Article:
It never seems to fail. You’re brainstorming advertising ideas for a client and a site comes to mind that would be an absolutely perfect fit. It matches your audience’s target demographic to a T. The only problem is it’s not a site on which you can buy advertising. Whether it’s an e-commerce site, a brochure piece for a service company, or an online manufacturer’s catalog, if its revenue isn’t derived from selling ads you typically can’t buy ad space on this kind of site. Having people click away from the site as the result of an ad is the last thing a site like this wants to have happen.
Are these sites completely out of our reach? Of course not, but getting in front of a site’s audience won’t happen the traditional online media buying way.
Let’s back up for a moment and define the specific kind of non-purchasable advertising I’m talking about. The simplest scenario is getting your advertiser’s ad placed on a Web site’s confirmation page. Most of us have seen this: We’ve gone through a purchase transaction or an online registration. After completing it, we’re taken to a thank-you page. It contains some sort of detail about your submitted action, but it also has a banner, button, or promotion for another company.
Though this kind of ad placement can be purchased, often it’s not. Instead, advertisers may agree to swap ad placements on one another’s sites. Or the site featuring the ad may even be an affiliate of the site advertised. But if I’m a media buyer representing my advertising client and I think site A would be a powerhouse placement for my client, why wouldn’t I do whatever I can to get it on that site?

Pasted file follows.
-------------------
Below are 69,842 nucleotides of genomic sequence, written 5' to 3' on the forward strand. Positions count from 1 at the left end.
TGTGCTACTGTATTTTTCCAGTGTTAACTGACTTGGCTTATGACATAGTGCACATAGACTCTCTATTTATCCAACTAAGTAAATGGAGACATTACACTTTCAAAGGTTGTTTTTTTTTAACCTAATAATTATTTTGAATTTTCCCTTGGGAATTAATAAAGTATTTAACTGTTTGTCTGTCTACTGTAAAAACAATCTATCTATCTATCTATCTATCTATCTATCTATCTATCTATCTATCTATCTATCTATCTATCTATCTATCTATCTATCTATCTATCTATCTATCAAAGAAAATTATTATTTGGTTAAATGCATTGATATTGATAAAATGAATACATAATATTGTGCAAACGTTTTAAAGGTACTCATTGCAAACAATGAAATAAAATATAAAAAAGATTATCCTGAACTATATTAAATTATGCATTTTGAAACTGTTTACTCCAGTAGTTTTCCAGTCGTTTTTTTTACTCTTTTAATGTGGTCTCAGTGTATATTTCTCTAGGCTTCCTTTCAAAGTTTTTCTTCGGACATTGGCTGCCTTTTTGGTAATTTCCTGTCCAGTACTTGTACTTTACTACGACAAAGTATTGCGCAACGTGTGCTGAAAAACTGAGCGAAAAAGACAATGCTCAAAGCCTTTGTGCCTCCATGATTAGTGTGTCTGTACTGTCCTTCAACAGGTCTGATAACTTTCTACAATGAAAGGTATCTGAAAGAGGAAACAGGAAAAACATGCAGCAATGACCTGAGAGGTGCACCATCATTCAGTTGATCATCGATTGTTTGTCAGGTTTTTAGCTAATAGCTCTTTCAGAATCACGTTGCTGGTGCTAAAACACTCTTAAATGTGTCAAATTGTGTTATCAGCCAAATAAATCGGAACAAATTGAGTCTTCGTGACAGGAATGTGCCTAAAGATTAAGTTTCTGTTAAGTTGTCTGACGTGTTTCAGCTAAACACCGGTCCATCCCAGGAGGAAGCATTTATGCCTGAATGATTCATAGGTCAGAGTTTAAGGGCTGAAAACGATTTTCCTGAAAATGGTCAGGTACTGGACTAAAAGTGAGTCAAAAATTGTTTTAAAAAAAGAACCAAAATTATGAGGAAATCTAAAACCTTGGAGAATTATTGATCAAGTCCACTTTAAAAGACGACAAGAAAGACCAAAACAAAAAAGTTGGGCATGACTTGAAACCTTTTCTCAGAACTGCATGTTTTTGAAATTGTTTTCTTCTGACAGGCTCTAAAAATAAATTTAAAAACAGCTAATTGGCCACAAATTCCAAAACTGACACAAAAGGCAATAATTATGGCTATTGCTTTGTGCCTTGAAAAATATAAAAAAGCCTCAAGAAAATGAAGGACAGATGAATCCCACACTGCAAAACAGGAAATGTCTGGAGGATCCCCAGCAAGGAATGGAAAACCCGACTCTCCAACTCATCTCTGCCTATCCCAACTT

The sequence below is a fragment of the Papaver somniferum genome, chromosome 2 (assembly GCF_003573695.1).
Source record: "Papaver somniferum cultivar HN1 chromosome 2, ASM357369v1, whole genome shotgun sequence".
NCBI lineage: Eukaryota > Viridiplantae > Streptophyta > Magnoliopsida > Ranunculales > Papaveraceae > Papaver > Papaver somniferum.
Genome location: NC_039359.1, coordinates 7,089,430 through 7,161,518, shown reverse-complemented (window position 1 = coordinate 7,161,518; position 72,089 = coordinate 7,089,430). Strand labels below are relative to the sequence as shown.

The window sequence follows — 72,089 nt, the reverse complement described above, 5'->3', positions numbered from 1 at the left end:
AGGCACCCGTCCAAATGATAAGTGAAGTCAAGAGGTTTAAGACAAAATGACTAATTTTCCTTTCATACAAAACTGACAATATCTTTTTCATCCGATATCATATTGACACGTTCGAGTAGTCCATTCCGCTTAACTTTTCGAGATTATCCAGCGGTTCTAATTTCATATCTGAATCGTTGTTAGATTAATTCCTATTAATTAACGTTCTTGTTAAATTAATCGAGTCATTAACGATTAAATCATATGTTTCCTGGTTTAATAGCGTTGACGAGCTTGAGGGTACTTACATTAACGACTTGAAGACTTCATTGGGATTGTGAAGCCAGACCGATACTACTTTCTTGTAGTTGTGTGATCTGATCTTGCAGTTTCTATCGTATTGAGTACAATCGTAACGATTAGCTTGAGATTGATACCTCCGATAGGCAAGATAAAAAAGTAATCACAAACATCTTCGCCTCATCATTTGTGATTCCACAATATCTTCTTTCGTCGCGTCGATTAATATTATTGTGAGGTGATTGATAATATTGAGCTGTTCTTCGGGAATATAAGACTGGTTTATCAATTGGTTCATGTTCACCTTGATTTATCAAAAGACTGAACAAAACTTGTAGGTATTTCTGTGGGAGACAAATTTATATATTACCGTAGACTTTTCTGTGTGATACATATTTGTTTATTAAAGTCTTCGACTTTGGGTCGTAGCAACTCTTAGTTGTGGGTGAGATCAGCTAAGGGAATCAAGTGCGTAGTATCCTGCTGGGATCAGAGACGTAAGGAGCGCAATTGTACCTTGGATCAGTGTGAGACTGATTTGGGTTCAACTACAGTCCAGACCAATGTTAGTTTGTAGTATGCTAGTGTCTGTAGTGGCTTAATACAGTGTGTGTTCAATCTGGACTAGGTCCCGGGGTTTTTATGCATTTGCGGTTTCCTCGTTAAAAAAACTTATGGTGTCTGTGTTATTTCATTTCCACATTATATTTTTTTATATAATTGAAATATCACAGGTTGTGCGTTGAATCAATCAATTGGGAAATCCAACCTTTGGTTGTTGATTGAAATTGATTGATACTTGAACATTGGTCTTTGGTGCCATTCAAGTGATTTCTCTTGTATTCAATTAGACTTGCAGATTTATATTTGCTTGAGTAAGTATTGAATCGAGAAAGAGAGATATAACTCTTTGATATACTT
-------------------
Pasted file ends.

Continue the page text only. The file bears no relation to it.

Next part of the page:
Many companies avoid this kind of ad-swapping or co-marketing placement. “We don’t want to water down our brand,” they’ll say. Or, “We don’t want to clutter our Web site and offend our purchasers.”
Can you blame them?
How does one approach an e-commerce or service site that doesn’t sell advertising and try to negotiate a placement? It’s all about WIIFM: what’s in it for me?
The most important thing to remember is sites like this one don’t need your ad, so your approach can’t be about (or only about) dollars. These sites are interested in added value, the promise of improving their reach to their target audience, or some other distinct reason for them to share their Web page space with another company’s ad.
For starters, it’s a great way for two sites to leverage each other’s traffic with almost zero out-of-pocket costs. Co-marketed email accomplishes the same goal. And playing on the incentive concepts we see so often in traditional marketing, ideas such as sponsoring contests or providing manufacturer rebates or discount coupons fit nicely without a site having to worry about diluting its brand.
These types of no-cost ad placements are definitely out there. They could be pursued with greater vigor if non-advertising sites warmed up to the idea more and saw the potential rewards for doing so.
There’s another party to concern ourselves with: the agency. How does an agency generate its revenue from such efforts, so different from the typical ad-buying model? Who should be responsible for negotiating such opportunities? If you don’t think it’s an appropriate task for the media buyer, you may want to read my previous column about the media buyer’s role in strategy.
There’s a single, clear-cut answer: the larger the agency, the more likely there may be an assigned role such as strategic partner development. More often than not, it falls into no one’s lap in particular, especially since this kind of negotiation isn’t an easy money maker. Sure, it’s great for the two advertising parties, but it’s likely not going to reward the agency that sought out and negotiated the opportunity as much as an advertising buy would.
I view this kind of non-purchased advertising as part of the bigger picture: helping a client achieve its goals. If you’re good enough at doing that, most reasonable clients will find a way to make it worth your while.
Meet Hollis at Search Engine Strategies in New York City, February 27-March 2.
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